Los Angeles-based rocker Andrew Watt has spent much of the past year out on the road, building his reputation by touring his eclectic, soulful sound with a host of bands.
Before that, Watt was one third of California Breed, which also featured Glenn Hughes and Jason Bonham. It was a unique combination that yielded a successful album and tour.
Recently, Watt returned to the studio to record his debut solo EP, Ghost in My Head. The EP, which was produced by Alain Johannes, is a self-reflective journey—but a rocking one for sure. The four-track package features Watt on vocals, guitar and bass.
I recently spoke with Watt about Ghost in My Head, his time with California Breed, his gear and more.
After your time with California Breed, did you feel a need to having to prove yourself with this album?
Not really. California Breed were so expressive and a lot of those riffs had been with me for quite a while. It was a big part of my sound.
When you get on stage and in the studio with someone like Glenn Hughes and Jason Bonham, you have a choice at that moment. You’re either going to buckle down under the pressure or rise to the occasion. I did my absolute best to kick it to the next level, but I also was pushed by all of the talent surrounding me. But everything has to run its course and nothing lasts forever. So when it became clear that California Breed wouldn't be going on, it seemed very clear to me that I was going to make a solo record, take these new songs and finish them myself.
I was blessed to be approached by John Varvatos to play music for a new label he had just started. It was a no-brainer and it all came together very organically.
What’s your writing process like?
It works in a couple of different ways. A lot of the times, I’ll be sitting down on the couch just playing guitar when something will come out. It’s more subconscious for me. I might just be having a conversation with someone and working off their vibe. Or sometimes I’ll let a sound affect my emotions. Whether it’s good or bad, I’ll get a feel for a topic that will make me believe certain moves and a chord will come out to cover it. Other times, something will affect me mentally and I might write a full lyric about it and then put it to music.
Let’s discuss a few tracks from the EP. Can you tell me the origin of “Ghost in My Head,” the EP's title track?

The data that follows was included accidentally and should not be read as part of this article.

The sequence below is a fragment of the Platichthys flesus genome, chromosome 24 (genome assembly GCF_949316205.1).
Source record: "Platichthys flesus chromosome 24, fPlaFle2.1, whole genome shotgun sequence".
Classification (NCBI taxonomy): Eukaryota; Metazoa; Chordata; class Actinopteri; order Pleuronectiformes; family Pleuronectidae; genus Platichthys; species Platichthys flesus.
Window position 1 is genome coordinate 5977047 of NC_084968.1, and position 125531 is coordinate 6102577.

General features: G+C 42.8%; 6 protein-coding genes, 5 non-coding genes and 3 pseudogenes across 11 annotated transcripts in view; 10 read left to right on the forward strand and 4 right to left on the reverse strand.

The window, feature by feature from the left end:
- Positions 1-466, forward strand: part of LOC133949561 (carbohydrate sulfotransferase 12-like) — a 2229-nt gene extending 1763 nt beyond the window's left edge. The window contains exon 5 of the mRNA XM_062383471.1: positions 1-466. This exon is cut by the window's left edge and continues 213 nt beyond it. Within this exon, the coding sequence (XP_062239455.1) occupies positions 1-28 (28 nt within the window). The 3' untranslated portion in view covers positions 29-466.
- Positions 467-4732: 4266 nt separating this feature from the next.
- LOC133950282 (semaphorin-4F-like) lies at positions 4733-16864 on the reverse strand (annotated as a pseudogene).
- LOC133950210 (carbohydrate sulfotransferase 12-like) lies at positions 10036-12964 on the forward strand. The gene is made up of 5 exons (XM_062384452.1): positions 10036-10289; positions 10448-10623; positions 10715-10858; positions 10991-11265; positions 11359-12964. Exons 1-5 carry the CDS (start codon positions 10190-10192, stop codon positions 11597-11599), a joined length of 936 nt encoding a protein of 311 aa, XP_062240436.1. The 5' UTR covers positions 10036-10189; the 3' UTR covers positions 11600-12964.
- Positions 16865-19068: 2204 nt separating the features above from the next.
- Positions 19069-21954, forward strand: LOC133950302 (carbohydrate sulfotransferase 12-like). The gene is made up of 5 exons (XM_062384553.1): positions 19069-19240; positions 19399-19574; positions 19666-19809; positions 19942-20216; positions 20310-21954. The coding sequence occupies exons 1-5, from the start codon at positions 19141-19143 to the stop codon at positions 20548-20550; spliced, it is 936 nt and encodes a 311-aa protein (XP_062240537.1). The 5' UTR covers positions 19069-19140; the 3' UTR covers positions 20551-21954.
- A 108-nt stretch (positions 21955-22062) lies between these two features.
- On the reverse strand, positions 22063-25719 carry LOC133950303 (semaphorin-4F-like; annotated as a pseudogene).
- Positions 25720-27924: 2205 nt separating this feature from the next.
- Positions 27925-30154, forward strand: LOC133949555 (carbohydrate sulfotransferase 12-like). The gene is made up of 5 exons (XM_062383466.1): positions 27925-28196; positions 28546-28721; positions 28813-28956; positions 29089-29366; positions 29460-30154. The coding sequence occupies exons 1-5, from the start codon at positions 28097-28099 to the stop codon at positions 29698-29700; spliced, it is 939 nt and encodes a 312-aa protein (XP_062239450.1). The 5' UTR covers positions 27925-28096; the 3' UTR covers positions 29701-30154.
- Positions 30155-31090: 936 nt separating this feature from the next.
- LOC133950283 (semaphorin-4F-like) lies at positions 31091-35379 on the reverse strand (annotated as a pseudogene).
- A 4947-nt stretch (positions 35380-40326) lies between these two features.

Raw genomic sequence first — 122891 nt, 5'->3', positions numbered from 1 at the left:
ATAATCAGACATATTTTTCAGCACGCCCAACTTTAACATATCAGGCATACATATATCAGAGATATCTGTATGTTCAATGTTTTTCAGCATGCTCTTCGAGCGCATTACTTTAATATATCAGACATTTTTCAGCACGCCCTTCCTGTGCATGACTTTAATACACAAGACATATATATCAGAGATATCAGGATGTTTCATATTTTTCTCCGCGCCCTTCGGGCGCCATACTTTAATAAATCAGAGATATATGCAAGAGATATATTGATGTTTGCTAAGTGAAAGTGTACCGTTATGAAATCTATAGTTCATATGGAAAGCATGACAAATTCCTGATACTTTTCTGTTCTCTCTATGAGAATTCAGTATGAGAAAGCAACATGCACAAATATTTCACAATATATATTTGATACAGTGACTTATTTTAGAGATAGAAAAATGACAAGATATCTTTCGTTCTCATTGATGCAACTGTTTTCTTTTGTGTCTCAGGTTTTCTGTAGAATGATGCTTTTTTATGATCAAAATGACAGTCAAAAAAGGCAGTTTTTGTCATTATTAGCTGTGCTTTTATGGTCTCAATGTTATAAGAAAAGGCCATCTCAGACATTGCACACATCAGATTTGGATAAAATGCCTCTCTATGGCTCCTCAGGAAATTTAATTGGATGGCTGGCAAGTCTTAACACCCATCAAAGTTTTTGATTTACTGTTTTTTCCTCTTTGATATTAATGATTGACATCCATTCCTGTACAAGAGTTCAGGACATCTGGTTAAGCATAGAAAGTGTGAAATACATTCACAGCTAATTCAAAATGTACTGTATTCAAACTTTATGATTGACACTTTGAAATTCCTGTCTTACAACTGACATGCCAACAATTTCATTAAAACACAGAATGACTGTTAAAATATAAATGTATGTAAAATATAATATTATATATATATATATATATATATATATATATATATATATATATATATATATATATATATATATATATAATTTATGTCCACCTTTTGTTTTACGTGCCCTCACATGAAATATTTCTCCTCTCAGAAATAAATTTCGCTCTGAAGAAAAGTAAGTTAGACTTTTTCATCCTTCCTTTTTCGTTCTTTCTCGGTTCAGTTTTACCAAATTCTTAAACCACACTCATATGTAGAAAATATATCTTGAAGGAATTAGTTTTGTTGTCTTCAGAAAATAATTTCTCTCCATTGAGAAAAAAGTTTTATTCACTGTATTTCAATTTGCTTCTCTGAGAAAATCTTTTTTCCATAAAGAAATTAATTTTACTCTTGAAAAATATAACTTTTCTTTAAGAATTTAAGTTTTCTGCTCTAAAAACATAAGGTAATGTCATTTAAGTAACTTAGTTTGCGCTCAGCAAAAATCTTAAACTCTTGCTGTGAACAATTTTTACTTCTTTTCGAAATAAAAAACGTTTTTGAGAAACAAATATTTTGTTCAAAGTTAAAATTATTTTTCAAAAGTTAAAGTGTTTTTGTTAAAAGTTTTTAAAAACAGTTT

I spent a lot of time touring with a lot of different acts over the last few years. And as any touring musician knows, when you get on tour, you sort of enter this bubble and at times it’s hard to keep up with the people and life you’ve left off the road.
I was in a process where I was on the road for years straight and when I came back, I expected everything to be the same and just get back into my normal mode of “home." But I had a girlfriend at the time and when I got home she told me everything had changed. She said, “My life’s changed. Everything is different here, and you just expect me to be the same but I’m a completely different person.” That’s when it sunk in that it really had been a year. It was the perils of the road.
That’s a really fun track. It’s one of those songs where the riff just came out. It’s about traveling and moving around and vibing. It’s about staying up when other people are trying to keep you down.
You’re a big fan of vintage gear. Was a lot of that used on this album?
Absolutely. I recorded with Alain Johannes. He’s worked with Eleven, Queens of the Stone Age and Them Crooked Vultures. We used a lot of old Marshall and Supro amps. Guitar-wise, I used my SG Special and an old Tele Custom. I also played bass on the record.
What’s your current setup like?
I’ve been running my guitar in stereo through Orange amps—one amp slightly overdriven, but clean to play dynamically softer. The other amp is rocked out. I can run them together or separately and they give me a more complex tone. I use the Orange Dual Darks. They just put out.
What are your touring plans for 2016?
I just got off tour with the Struts, which was amazing. I’ll be doing more dates with them, and a few more are starting to get locked in. I’ll definitely be out for the majority of 2016 all over the country.
What excites you the most about Ghost in My Head and the next stage of your career?
With this album, I really feel I was able to express myself fully as an artist. I think it’s the best music I’ve ever made, and I’m excited to be able to share my voice with the rock community and the world. I’m looking forward to getting out there and playing it live.
James Wood is a writer, musician and self-proclaimed metalhead who maintains his own website, GoJimmyGo.net. His articles and interviews are written on a variety of topics with passion and humor. You can follow him on Twitter @JimEWood.